Modern Television Changing Ame Essay

1934 words - 8 pages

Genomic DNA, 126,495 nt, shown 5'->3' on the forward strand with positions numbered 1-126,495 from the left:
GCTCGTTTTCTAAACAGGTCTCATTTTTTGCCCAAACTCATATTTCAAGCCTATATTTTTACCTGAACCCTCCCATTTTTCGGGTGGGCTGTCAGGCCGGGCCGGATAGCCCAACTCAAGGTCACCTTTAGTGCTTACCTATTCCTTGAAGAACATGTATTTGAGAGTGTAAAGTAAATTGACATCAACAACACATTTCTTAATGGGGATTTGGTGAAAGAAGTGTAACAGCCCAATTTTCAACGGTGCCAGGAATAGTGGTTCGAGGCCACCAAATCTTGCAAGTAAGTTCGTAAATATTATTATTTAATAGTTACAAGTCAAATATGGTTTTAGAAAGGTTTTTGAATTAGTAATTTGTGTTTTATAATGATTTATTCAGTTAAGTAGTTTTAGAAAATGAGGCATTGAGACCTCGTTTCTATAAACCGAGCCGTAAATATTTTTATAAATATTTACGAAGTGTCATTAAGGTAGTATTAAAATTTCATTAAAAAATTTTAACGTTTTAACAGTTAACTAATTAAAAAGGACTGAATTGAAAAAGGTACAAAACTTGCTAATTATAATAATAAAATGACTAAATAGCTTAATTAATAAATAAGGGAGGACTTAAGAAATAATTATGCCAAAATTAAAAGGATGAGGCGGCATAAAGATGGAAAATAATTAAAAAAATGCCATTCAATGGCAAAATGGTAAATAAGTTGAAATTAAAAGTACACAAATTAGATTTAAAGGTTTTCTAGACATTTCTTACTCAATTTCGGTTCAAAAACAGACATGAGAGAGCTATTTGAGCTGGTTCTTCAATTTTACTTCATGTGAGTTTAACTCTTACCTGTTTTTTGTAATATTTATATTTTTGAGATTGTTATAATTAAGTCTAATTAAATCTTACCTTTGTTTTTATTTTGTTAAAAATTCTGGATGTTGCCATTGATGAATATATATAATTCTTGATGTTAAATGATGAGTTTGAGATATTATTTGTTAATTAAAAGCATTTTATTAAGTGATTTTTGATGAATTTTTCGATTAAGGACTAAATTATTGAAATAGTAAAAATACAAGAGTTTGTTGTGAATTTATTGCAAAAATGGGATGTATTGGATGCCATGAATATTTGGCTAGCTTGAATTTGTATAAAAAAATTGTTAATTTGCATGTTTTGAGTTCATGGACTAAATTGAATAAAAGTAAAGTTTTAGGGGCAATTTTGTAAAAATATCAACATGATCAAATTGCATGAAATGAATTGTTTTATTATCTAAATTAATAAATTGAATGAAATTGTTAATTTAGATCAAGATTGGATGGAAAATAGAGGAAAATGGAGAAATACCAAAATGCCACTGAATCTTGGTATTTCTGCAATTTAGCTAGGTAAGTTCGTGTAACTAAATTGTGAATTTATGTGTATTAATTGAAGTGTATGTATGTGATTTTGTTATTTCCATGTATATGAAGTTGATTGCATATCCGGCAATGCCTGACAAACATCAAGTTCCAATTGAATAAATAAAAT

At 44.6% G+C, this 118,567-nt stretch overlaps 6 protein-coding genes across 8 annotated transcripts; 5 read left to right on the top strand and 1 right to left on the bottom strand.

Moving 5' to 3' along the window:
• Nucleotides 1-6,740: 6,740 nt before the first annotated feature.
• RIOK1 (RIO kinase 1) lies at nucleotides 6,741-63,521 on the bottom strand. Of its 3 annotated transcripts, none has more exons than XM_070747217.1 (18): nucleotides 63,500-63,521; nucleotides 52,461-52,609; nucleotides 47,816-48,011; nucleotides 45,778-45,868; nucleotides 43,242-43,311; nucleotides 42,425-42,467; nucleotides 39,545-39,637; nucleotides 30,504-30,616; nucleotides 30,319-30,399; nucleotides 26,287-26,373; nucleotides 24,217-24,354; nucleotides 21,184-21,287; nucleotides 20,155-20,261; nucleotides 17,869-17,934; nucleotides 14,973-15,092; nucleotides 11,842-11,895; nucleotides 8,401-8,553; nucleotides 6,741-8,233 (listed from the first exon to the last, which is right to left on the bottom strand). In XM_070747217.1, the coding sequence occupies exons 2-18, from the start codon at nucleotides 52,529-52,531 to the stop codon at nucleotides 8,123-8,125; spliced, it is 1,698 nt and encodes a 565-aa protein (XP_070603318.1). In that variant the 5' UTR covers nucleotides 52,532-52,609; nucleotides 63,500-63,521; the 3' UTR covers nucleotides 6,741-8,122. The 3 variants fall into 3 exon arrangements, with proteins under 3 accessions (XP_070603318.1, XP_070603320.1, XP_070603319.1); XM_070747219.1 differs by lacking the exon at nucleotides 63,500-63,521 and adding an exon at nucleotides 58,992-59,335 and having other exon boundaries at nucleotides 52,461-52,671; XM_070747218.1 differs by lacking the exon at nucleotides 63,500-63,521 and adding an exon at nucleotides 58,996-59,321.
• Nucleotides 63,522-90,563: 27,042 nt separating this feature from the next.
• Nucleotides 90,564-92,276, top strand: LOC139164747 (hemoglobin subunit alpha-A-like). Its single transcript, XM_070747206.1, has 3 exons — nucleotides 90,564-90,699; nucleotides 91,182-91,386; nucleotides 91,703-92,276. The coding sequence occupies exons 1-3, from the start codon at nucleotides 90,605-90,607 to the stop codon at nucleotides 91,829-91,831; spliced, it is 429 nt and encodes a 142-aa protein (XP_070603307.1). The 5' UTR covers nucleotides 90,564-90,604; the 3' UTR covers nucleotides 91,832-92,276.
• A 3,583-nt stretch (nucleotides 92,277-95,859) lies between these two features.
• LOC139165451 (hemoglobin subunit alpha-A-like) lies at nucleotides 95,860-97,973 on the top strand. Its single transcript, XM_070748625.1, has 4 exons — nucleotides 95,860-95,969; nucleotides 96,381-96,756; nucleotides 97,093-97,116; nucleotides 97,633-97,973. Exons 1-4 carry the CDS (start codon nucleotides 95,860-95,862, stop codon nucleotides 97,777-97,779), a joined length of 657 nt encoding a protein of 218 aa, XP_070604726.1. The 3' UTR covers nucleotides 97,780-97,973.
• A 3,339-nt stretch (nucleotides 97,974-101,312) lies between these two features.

Television; Changing American Standards The year is 1999 and the entire world is looking toward the United States for leadership in technology. Since the end of the cold war, the nations of the world have agreed that the United States is the leader in defense and freedom, but what about technology in the household? Is it possible for the U.S. to remain the world leader if we fall so far behind other countries when it comes to the issue of advanced household technology? Has Japan become so much more technically advanced than America, that the mere idea of ever catching up seems ludicrous? What about the French and Germans; does America have the educational system in place to keep up with these two powerful nations? These are questions that every American should ask themselves. One thing is for certain, when it comes to the issue of high quality television; America falls in dead last against Japan, France, and Germany.The main reason the U.S. has fallen so far behind is because in the early 1950's when television was beginning to be broadcast across the country, the Federal Communications Commission made several bold and new decisions. First, The FCC had to decide on a bandwidth for which all television signals could occupy. The FCC had no problem in selecting a frequency at the time, considering the limited amount of signal producing devices that were available to the public. Second, the amount of resolution that the television sets could receive had to be determined. The FCC based this decision on the amount of information that black and white signals transmitted. The amount of resolution that the FCC decided on was and still is 525 lines. These two decisions by the FCC were put into law in the 1950's and all broadcasters who wished to broadcast in the U.S. were required to send 525 lines of resolution on the designated bandwidth to every household across America. It should be noted that in the 1950's the only form of a signal that humankind had invented was called an analog signal (Huering and Pizzello 209).In the 1950's, the mere idea of television and all of its capabilities was a miracle in itself. People across America couldn't believe that one could actually look into a little box and see other people talking. Another interesting point about the early stages of television is that only a few people could actually afford one; typically, one had to have an income of an upper middle class family or higher in order to afford a television set. Although there were only a few television sets on the streets in the early 1950's, people across America knew that this invention was here to stay.The original standards that the FCC imposed on broadcasters were very practical. The amount of lines of resolution and the signal bandwidth for which television signals would travel made perfect sense. However, those standards were based on the limited knowledge of 1950's engineering; since that time when those original standards were set by the FCC, no change...

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